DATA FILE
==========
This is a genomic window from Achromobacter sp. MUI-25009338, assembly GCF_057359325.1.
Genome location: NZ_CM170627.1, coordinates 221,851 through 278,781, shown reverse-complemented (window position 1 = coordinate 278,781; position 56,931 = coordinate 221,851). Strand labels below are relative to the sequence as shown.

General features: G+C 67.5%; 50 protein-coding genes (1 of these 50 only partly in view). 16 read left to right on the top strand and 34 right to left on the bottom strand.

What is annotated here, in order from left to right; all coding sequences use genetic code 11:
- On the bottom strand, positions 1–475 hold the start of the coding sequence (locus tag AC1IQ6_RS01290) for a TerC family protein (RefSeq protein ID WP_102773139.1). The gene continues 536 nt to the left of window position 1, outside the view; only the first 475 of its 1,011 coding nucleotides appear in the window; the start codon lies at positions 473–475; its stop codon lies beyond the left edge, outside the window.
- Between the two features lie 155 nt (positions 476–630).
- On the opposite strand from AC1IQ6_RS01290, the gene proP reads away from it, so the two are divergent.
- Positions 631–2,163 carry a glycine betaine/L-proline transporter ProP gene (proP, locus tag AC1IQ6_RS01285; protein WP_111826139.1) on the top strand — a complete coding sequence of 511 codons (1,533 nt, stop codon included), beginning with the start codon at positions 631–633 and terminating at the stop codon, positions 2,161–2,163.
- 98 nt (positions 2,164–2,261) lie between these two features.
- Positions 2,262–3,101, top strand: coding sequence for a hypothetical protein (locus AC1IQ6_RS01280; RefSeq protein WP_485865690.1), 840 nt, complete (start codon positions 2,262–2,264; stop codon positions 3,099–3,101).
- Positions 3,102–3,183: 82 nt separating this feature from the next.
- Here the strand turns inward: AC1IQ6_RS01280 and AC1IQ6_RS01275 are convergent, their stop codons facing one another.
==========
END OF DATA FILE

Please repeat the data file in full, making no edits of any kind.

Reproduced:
This is a genomic window from Achromobacter sp. MUI-25009338, assembly GCF_057359325.1.
Genome location: NZ_CM170627.1, coordinates 221,851 through 278,781, shown reverse-complemented (window position 1 = coordinate 278,781; position 56,931 = coordinate 221,851). Strand labels below are relative to the sequence as shown.

General features: G+C 67.5%; 50 protein-coding genes (1 of these 50 only partly in view). 16 read left to right on the top strand and 34 right to left on the bottom strand.

What is annotated here, in order from left to right; all coding sequences use genetic code 11:
- On the bottom strand, positions 1–475 hold the start of the coding sequence (locus tag AC1IQ6_RS01290) for a TerC family protein (RefSeq protein ID WP_102773139.1). The gene continues 536 nt to the left of window position 1, outside the view; only the first 475 of its 1,011 coding nucleotides appear in the window; the start codon lies at positions 473–475; its stop codon lies beyond the left edge, outside the window.
- Between the two features lie 155 nt (positions 476–630).
- On the opposite strand from AC1IQ6_RS01290, the gene proP reads away from it, so the two are divergent.
- Positions 631–2,163 carry a glycine betaine/L-proline transporter ProP gene (proP, locus tag AC1IQ6_RS01285; protein WP_111826139.1) on the top strand — a complete coding sequence of 511 codons (1,533 nt, stop codon included), beginning with the start codon at positions 631–633 and terminating at the stop codon, positions 2,161–2,163.
- 98 nt (positions 2,164–2,261) lie between these two features.
- Positions 2,262–3,101, top strand: coding sequence for a hypothetical protein (locus AC1IQ6_RS01280; RefSeq protein WP_485865690.1), 840 nt, complete (start codon positions 2,262–2,264; stop codon positions 3,099–3,101).
- Positions 3,102–3,183: 82 nt separating this feature from the next.
- Here the strand turns inward: AC1IQ6_RS01280 and AC1IQ6_RS01275 are convergent, their stop codons facing one another.